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How Do Invasive Plant Species Dominate Native Species?
A common, but rarely tested assumption to why invasive plant species dominate native species is that that these plants are more abundant in introduced versus native communities, because they are behaving in special way. If this true and introduced species are behaving in a special way it means biosecurity screening procedures need to speculate on how species will behave once introduced, a very difficult task to get right.

A global collaboration called the Nutrient Network tested this 'abundance assumption' for 26 herbaceous species at 39 sites on four continents in a recent publication in the journal Ecology Letters. The lead author of 36, Jennifer Firn from the Queensland University of Technology and CSIRO, Australia found that the 'abundance assumption' did not hold for the majority of species with 20 of the 26 species examined having either a similar or lower abundance at introduced versus native sites.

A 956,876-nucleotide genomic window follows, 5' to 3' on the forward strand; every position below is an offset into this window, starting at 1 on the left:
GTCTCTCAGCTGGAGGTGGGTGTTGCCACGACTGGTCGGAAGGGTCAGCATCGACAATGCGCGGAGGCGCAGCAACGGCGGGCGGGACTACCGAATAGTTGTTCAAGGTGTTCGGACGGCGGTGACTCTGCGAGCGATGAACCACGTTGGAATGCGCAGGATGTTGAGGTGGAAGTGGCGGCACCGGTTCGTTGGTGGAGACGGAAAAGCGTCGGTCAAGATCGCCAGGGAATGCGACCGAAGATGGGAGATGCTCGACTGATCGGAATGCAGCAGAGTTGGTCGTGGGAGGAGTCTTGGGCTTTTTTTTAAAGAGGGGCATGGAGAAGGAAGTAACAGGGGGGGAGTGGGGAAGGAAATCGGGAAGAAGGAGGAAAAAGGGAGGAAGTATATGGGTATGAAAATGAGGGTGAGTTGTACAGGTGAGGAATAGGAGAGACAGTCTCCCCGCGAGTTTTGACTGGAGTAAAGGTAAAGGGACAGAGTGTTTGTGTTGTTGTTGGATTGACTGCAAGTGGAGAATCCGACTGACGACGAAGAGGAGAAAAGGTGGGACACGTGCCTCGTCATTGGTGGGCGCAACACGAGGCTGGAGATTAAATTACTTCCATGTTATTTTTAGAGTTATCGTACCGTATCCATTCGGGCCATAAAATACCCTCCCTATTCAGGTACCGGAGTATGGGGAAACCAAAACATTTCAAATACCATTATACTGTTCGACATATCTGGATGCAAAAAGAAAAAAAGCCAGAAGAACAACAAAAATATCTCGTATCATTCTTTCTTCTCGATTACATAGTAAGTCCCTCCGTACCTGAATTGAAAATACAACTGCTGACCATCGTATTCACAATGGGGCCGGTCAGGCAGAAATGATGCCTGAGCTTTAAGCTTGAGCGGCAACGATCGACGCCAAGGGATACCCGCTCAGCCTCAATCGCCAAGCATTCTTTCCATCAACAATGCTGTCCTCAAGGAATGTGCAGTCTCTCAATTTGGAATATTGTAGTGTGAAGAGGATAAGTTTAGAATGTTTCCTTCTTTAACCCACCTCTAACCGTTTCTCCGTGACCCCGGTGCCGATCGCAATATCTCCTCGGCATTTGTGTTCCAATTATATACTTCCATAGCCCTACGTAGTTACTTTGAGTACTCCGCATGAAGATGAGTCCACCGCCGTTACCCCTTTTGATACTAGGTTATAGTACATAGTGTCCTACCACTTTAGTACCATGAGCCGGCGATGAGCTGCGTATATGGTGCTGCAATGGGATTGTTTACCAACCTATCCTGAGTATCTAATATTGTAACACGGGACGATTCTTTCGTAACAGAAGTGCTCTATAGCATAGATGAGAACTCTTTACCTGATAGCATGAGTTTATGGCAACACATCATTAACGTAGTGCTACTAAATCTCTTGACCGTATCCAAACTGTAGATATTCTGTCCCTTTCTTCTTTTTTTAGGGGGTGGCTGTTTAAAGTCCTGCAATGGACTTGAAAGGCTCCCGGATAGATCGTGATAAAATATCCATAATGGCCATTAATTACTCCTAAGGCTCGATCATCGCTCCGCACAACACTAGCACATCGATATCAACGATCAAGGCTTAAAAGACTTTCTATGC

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Debate Continues on Muck and Milfoil on Little Lake - Experts allege that the muck and dense vegetation on the bottom of Little Lake St. Catherine and the water body as a whole can be cleared up using aeration technologies, despite claims from state experts who say they have no proof that it will.


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